There were, of course, criticisms of the technical structure of the proposed referendum process. There were also criticisms, such as those of Premier Blakeney,21 that in fairness and logic there should be reciprocity in the process so that it could be initiated by either the federal government or the provincial governments, instead of by the federal government alone as contemplated by the proposal before Parliament.
There were, however, two main kinds of substantive criticisms of the referendum. First, a national referendum was attacked as being potentially divisive. This point of view was strongly expressed by Mr. Grant Devine, then leader of the Progressive Conservative Party in Saskatchewan, in his appearance before the Special Joint Committee on the Constitution. He warned that such a referendum procedure
… as well may pit region against region or, worse, province against region, and provinces within their very region which may well leave wounds that will take a long lime to heal, if ever.22
This point was made frequently by critics, including the Honourable R. J. Hnatyshyn, M.P., another graduate of this College of Law.23
The other main substantive criticism levelled against the proposed referendum procedure was that it put too much power in the hands of federal authorities. The proposed scheme was that a referendum question would first have to be approved by both Houses of Parliament and then put to the voters of Canada. For the referendum to carry, it would have to be approved by a majority of voters in the same combination of provinces whose consent would be required under the Victoria Formula — that is, majorities in Ontario, Quebec, two Western provinces and two Atlantic provinces. The theory of the critics was that the federal cabinet could embark on an amendment, compel the support of both Houses of Parliament, and thus submit the question to voters in the midst of a massive publicity campaign which would win their hearts and minds, perhaps in spite of the protests of provincial governments. Such concerns were graphically expressed, for example, by one Saskatchewan M.P.:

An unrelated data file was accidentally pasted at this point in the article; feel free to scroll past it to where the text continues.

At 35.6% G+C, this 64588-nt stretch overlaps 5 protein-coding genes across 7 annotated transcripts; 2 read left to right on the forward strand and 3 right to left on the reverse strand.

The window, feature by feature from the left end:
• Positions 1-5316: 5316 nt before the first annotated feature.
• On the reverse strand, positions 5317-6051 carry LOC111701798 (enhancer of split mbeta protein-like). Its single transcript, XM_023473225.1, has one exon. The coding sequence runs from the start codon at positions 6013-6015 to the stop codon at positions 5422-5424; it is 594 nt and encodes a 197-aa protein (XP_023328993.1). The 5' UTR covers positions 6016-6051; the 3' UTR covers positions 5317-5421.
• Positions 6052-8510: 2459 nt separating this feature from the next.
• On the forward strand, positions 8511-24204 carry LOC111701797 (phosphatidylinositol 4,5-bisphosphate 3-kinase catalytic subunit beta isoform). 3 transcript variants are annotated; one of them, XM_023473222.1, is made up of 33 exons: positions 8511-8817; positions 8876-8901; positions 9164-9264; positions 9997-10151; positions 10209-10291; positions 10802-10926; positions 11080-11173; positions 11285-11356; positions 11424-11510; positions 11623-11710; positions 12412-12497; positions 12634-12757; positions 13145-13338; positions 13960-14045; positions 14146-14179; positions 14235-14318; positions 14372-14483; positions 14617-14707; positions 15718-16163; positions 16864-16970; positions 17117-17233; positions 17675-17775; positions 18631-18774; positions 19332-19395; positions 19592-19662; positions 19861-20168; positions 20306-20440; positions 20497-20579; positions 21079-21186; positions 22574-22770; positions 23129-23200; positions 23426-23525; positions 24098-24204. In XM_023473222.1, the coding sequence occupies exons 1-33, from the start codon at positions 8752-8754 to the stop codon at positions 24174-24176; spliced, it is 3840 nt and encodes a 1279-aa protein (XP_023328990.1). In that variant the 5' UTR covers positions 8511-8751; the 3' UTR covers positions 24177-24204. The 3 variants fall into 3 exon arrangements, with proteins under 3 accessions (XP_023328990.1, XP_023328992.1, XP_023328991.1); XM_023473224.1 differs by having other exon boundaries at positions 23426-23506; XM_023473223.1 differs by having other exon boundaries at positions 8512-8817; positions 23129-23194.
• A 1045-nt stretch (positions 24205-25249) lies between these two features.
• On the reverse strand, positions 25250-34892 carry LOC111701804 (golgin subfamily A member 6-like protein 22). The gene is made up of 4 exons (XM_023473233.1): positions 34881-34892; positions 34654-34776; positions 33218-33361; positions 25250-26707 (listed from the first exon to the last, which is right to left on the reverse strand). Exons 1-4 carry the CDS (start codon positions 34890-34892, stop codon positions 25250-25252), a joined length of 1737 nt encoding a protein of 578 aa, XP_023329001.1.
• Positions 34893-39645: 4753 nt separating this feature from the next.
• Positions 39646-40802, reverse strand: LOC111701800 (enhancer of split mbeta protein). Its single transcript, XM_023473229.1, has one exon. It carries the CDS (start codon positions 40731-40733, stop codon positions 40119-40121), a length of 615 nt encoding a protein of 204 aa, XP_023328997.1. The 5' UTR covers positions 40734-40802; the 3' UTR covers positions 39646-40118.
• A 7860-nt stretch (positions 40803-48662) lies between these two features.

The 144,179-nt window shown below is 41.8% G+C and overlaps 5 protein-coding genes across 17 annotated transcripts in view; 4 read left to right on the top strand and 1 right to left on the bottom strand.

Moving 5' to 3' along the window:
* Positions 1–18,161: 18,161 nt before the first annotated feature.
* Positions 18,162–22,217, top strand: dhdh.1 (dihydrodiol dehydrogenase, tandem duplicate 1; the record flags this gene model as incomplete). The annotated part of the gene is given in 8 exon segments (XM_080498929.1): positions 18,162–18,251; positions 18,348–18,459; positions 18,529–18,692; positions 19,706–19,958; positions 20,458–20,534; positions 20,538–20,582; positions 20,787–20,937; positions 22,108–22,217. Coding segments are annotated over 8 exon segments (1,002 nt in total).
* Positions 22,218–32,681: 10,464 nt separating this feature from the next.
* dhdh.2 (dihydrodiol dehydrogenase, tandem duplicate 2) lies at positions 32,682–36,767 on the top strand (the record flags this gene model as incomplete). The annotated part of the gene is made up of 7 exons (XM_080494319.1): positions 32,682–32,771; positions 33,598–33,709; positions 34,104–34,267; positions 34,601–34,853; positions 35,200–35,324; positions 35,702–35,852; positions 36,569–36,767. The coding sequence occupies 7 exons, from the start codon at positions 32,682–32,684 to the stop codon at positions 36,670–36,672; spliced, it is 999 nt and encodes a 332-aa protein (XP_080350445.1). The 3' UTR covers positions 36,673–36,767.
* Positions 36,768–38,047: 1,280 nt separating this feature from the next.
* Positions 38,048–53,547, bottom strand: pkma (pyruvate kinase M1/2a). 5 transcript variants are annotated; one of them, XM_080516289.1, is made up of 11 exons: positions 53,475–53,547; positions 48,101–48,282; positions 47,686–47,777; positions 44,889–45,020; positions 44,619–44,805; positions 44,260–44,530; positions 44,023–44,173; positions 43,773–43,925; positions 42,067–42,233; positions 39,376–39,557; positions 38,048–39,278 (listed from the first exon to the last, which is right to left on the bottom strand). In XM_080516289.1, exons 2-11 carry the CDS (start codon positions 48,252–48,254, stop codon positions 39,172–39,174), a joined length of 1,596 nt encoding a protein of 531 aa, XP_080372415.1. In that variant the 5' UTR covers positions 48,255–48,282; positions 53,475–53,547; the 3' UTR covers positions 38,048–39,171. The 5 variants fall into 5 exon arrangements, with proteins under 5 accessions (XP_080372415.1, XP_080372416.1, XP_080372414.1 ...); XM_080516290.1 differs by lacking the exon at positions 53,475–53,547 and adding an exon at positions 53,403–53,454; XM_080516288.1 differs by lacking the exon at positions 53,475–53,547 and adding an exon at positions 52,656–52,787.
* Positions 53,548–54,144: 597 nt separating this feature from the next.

It is Parliament alone that will decide if there is to be a referendum. It is Parliament alone that will decide when it is to be held. It is Parliament alone that will word the questions. It is Parliament alone that will set the rules. It is Parliament that is now, unilaterally, imposing into our amending formula the very tools for future unilateral action. That is not federalism, that is wrong and that is not the Canadian way.24
21. Proceedings of Special Joint Committee on the Constitution, Dec. 19, 1980, 30:13.
22. Proceedings, ibid., Jan. 6, 1981, 32:108.
23. Proceedings, ibid., Feb. 3. 1981, 52:45.
24. L. Nystrom, M.P., House of Commons Debates, March 23, 1981, p. 8523. See also Rt. Hon. J. Clark, MP., House of Commons Debates, Oct. 6. 1980, p. 5293.